Many laboratories collect and store samples for the analyses that are rarely done. Samples are than analysed in batch in order to cut costs on calibration and control materials without compromising quality of results and patient safety. Almost all laboratories declared (Qscore = 99) that they follow manufacturers declarations regarding temperature and time of storage. However, only small proportion (Qscore = 31) has declared that they have verified those conditions. Manufacturers declarations are often not confirmed in the routine laboratory work (28, 29). Recently we have published results of verification of storage conditions for angiotensin-converting enzyme (ACE kinetic, Bühlman Laboratories AG, Schonenbuch, Switzerland). Although the manufacturer has declared that the analyte is stable up to 6 months when frozen on - 20 0C, we have discovered that the decline in enzyme activity is unacceptable after 1 week (30). These results underline the need of each laboratory to verify manufacturer’s declarations on analyte stability if samples are going to be stored prior to measurement.
Overall laboratory performance was very high in the preanalytical cases section, which confirms that laboratories are well educated and equipped to resolve complex preanalytical issues. The lowest score was observed in the case dealing with sample stability for the glucose concentration measurement. While certain number of laboratories saw nothing unacceptable in reporting the result for glucose concentration from the sample that has been drawn 5 hours before the admission to laboratory, another proportion turned down reporting result for the stable analyte (CRP). The intention of laboratory should always be to report as many results as possible while maintaining quality of the measured result. If some parameters can’t be measured from the sample, sample should be partially analyzed in order to spare the patient of repeated sampling for all tests (smaller volume tubes can be sampled when sampling needs to be repeated).
Performance in the case dealing with haemolysed sample was rather high. Largest proportion of laboratories does not report potassium concentration from the haemolysed sample, while smaller number report values with an interpretative comments. A good knowledge of the proper detection and management of haemolysed, icteric and lipemic samples has been documented in a recently published work by the WGPA CSMBLM (31).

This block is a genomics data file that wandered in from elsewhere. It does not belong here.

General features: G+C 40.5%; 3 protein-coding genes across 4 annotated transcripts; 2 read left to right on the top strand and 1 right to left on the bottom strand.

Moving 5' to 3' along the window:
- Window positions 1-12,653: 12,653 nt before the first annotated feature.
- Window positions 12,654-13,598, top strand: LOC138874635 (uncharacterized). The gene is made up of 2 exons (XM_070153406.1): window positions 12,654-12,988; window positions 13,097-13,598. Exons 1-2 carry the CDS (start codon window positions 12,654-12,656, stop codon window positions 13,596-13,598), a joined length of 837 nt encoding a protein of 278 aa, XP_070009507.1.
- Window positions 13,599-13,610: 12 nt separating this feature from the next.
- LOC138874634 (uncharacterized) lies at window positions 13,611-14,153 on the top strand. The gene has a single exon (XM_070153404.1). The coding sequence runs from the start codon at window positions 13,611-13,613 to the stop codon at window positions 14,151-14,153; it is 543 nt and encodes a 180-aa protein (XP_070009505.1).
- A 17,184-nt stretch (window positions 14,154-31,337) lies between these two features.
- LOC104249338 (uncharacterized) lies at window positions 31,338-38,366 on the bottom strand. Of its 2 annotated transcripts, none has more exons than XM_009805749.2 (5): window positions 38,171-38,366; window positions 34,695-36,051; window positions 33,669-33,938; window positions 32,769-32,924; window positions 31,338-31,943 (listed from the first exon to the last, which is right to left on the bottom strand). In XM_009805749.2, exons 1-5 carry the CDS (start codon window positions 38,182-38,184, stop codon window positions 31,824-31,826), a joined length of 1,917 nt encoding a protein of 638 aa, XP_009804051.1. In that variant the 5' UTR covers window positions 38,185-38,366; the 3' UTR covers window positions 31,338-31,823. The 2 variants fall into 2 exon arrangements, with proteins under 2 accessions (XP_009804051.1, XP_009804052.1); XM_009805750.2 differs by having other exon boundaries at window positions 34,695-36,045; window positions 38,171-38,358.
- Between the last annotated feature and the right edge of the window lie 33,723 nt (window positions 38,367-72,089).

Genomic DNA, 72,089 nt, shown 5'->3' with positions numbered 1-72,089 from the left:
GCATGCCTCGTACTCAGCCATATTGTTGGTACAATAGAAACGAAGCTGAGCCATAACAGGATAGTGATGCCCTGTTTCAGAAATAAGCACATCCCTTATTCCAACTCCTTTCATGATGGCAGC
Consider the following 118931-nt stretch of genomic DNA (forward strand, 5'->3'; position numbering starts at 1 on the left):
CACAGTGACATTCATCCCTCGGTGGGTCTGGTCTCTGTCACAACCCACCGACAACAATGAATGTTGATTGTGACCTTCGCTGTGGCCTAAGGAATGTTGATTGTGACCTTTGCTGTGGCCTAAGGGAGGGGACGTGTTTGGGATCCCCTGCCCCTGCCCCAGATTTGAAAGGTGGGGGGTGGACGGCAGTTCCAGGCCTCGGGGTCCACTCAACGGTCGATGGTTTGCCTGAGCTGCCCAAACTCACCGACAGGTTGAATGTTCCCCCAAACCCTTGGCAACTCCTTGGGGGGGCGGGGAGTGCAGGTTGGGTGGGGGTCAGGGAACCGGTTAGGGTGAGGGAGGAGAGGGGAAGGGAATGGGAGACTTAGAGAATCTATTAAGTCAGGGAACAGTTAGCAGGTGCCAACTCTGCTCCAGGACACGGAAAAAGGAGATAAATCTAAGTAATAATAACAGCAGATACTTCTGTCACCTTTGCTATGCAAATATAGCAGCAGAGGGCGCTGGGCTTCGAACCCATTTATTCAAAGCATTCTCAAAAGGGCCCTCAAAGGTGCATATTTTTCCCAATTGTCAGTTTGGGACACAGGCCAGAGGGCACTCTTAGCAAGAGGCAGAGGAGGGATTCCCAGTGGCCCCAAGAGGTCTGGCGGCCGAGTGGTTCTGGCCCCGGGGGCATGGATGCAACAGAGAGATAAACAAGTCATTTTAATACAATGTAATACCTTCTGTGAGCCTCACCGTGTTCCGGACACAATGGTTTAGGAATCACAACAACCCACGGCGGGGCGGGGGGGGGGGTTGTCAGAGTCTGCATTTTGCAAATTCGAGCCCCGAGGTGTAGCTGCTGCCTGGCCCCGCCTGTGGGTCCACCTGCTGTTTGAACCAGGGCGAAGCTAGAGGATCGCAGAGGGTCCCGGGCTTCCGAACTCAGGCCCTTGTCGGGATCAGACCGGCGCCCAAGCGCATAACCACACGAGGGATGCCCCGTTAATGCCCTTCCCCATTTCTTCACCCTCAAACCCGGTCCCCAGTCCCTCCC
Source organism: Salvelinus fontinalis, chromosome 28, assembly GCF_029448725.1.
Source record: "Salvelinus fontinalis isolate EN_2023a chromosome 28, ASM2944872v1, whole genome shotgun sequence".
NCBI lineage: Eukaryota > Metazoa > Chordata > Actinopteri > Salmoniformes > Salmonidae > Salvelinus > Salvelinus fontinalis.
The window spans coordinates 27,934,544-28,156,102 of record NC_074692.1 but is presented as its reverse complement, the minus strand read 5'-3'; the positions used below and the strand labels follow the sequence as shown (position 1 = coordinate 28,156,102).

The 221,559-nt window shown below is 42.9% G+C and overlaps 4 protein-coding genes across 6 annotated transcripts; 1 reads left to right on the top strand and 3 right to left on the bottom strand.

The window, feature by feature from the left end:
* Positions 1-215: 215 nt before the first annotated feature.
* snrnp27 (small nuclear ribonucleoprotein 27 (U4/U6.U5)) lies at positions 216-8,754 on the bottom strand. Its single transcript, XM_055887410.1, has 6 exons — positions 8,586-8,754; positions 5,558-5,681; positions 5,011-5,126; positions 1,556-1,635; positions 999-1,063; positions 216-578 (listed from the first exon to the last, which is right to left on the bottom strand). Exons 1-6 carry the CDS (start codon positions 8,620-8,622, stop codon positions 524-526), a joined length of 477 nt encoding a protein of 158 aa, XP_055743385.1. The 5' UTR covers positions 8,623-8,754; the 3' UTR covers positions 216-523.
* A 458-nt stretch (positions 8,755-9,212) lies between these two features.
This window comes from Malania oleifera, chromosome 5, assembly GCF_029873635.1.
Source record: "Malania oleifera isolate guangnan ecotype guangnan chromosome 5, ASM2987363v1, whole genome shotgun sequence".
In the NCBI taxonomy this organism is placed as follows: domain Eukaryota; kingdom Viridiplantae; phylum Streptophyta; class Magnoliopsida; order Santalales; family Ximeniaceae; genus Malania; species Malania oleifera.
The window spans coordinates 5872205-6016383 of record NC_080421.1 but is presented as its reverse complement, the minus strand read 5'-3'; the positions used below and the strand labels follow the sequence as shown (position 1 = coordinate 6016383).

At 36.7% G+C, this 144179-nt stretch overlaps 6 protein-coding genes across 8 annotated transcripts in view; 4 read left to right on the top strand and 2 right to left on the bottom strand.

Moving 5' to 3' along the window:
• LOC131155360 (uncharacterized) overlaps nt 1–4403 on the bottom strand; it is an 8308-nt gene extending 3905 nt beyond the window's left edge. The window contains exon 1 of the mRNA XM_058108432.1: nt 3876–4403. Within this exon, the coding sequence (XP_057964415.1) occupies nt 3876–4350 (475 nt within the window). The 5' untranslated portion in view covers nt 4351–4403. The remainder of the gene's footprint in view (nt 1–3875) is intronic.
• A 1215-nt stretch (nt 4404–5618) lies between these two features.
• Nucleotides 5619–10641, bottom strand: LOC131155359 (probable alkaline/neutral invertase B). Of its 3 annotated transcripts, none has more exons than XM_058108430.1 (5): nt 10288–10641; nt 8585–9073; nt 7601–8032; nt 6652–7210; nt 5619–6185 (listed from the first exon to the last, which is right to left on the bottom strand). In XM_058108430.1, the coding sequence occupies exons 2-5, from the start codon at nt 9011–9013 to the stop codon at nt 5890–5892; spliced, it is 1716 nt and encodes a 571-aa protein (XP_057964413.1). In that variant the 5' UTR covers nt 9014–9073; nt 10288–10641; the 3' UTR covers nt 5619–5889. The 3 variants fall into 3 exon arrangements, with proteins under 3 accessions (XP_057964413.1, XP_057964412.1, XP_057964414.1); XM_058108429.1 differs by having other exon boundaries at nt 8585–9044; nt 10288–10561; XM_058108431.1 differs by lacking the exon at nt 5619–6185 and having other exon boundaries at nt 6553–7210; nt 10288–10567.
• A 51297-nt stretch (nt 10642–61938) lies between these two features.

Our observations might have some limitations that are a direct result of the type of preanalytical EQA currently conducted in Croatia. Most of the detected problems were based on the self-reported answers provided by the laboratory heads. It is possible that they were giving desirable answers rather than describing the real situation in their laboratories. An observational study carried out as an independent laboratory audit would give a better insight into problems in the preanalytical phase. Also, even though the response rate was very high, it was not complete and there were some variations between cycles. However, small number of laboratories that failed to participate in this EQA probably would not significantly change results.
In conclusion, results of the first two years of preanalytical EQA CROQALM showed good compliance with the national recommendations for phlebotomy and excellent expertise in resolving complex preanalytical issues. Some weak spots in preanalytical phase of Croatian laboratories are identified. Safe-sharp needles and disposable tourniquets which are necessary for reduced staff and patients risk during the phlebotomy procedure are not available in all laboratories. Additionally, standardization of glucose concentration measurement regarding tube type and sample acceptance criteria should be implemented. Verification of manufacturer’s procedures is necessary when samples are stored. These issues will continue to be monitored in order to achieve highest standards of laboratory work. Croatian Society of Medical Biochemistry and Laboratory Medicine and CROQALM will continue their educational efforts to improve preanalytical phase in Croatian laboratories.